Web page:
Step 2A: Your group is fine with how things are going

Yay! You don't need to really change anything. Turns out they just ate a bad lunch and their stomach has been upset. Once it has been verbally communicated that there aren't any issues, you are free to continue with your story. As long as everything has been discussed honestly and to the full extent, there should no longer be any doubt as to how they feel.

Step 2B: The other players are feeling excluded, time to make a change

This will be a harder one to deal with. Although the easiest solution is to stop writing party quests for specific characters, that might not be in the cards right now. What other ways could you change the game that would make them enjoy it more? I would try to identify specific things in sessions that these players love doing. Although it is a Carl story, it could still be an adventure tailored to the rest of the group. Maybe they're super into combat, not so much RP. Make the sessions combat intensive, with some tidbits of lore and story for Carl. Being able to hone in on what they enjoy might be what they want. They might be bored with listening to Carl doing all the important RP while they sit idly.

Some other things to consider:

  • Make it where Carl CAN'T do things without the others help. Not everything, but maybe some important things can't be moved forward without asking for help. This makes the other party members feel important, whether or not the story is about them.
  • Write story-lines and quests that impact the world itself for future campaigns, not specific characters. This way everyone's involvement and impact is the same.
  • It's also possible the players just are getting burnt out. Although unfortunate, it happens. This hopefully would be discovered when talking to them. A year of playing is a long time if you play weekly.
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Is this a problem?

Obviously, this is reason for concern. In some groups, it will be a problem. The only way to know for certain is to talk to them. But some groups will not see it as a problem and will not want much to change.

But before you take drastic actions, stop and ask if this is really a problem in your actual group. If everyone is happy as it is, then perhaps the answer is not to change much.

Different people come to role playing for different reasons. Some may love the story and be very interested in the character arc for their personal character. They of course want GM support in developing the arc.

Some may be there mostly for the combat and tolerate the character building stuff others do while waiting for the combat. In that case, they may avoid too much character building themselves so they can get to the combat.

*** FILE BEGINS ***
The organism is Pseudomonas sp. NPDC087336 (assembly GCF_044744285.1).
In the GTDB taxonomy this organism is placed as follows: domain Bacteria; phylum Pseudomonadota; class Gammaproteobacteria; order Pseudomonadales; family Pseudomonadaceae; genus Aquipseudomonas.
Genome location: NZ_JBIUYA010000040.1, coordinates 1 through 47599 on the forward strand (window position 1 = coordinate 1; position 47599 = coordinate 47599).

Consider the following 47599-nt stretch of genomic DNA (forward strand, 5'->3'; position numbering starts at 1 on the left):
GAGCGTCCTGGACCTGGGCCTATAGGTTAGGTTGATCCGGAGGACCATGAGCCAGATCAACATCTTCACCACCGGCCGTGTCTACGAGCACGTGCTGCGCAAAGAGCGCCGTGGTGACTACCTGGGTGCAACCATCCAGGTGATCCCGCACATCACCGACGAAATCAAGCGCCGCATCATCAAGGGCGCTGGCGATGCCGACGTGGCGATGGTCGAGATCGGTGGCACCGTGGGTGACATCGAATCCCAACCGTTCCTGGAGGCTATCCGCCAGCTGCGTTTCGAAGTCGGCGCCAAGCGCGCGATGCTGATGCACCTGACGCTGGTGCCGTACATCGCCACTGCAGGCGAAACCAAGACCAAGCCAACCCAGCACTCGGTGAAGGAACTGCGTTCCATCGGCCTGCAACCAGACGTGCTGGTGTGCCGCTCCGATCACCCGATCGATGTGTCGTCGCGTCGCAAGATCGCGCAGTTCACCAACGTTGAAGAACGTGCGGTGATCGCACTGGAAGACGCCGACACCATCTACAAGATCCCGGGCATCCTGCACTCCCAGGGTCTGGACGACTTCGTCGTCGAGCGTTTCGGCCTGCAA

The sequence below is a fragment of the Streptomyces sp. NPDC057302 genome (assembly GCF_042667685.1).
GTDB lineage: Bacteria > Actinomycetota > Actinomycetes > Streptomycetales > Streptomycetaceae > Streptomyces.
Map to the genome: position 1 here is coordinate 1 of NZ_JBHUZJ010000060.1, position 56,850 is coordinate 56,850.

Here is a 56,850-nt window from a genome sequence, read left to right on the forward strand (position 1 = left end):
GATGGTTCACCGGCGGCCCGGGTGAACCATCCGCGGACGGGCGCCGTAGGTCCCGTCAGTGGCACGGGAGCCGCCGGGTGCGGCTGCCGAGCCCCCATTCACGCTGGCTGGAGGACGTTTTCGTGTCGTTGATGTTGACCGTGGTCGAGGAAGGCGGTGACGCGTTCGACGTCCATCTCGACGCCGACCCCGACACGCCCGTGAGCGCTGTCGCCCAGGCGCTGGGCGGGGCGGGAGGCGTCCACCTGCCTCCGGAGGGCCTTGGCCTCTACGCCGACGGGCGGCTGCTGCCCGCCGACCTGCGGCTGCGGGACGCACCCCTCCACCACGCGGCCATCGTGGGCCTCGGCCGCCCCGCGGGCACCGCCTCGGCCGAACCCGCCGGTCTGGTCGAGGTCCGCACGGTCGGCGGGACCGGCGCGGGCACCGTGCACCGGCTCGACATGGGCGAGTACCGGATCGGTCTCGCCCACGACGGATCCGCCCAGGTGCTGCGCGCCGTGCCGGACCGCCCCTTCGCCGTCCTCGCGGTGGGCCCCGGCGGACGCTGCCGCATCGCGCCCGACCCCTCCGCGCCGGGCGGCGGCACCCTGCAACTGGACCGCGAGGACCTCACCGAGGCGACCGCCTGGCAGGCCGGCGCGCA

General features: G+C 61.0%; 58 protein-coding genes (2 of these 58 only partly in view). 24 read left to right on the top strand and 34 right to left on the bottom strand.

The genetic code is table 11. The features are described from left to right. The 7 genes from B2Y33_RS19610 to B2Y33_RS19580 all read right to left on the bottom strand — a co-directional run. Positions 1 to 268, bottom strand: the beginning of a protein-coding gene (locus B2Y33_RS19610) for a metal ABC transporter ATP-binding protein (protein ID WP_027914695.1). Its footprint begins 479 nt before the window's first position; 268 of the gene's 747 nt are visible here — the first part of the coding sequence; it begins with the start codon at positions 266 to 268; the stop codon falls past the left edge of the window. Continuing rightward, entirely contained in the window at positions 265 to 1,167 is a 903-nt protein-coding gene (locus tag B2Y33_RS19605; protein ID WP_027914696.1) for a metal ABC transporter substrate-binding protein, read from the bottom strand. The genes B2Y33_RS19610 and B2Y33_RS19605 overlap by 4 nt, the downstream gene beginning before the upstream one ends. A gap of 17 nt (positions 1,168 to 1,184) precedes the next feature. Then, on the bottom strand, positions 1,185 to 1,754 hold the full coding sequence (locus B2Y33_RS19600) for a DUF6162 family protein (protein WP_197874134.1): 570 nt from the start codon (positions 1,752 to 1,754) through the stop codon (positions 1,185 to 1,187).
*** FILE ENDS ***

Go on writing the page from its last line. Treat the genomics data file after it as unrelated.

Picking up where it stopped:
Some may be there mostly to hang out with friends and may not care too much about the game itself one way or another.

If necessary, very specifically rotate the spotlight

As the GM, you can deliberately shine the spotlight on a character on a rotating basis if you need. How you do this will vary, but in a diverse party it shouldn't be hard.

In D&D for example, if you fill a place with mundane but deadly traps the rogue is likely to shine. If you toss out social challenges it is likely that either your bard or paladin will step to the fore-front.

More broadly, it is possible to send out calls to adventure to a specific character by name if necessary. A lord might summon a specific character to aid them by name but allow the rest of the group to assist.

At the risk of repeating the above, you might want to make sure this is the type of attention the players want though. In addition to what I said above, let me induldge in an anecdote. I initially got into roleplaying because of an older cousin and we mostly played with his older friends. I enjoyed it, but especially at first I was mostly passive outside of combat (and often mad ea mess of things when I did try to be active). If the DM had started calling out my character too specifically at that time, I would not have been comfortable with it. That changed later of course, but at that time letting me take on a mostly observational role was the best thing they could have done for me.

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    \$\begingroup\$ ^^This. All of the characters made a backstory? You could pick an element of each of them and set up random encounters. Especially if the campaign is coming to a close, the PCs have become renowned and this is the perfect time for their (probably forgotten) history to come back to haunt them. And, if nothing else, it will give your less experienced players the incentive to think a little harder about their backstory the next time you play. \$\endgroup\$ – Geoff Atkins Jan 10 at 21:14
  • \$\begingroup\$ @GeoffAtkins the OP said that they have tried things to incorporate their backstories that fall flat every time \$\endgroup\$ – Just Another Guy Jan 10 at 21:19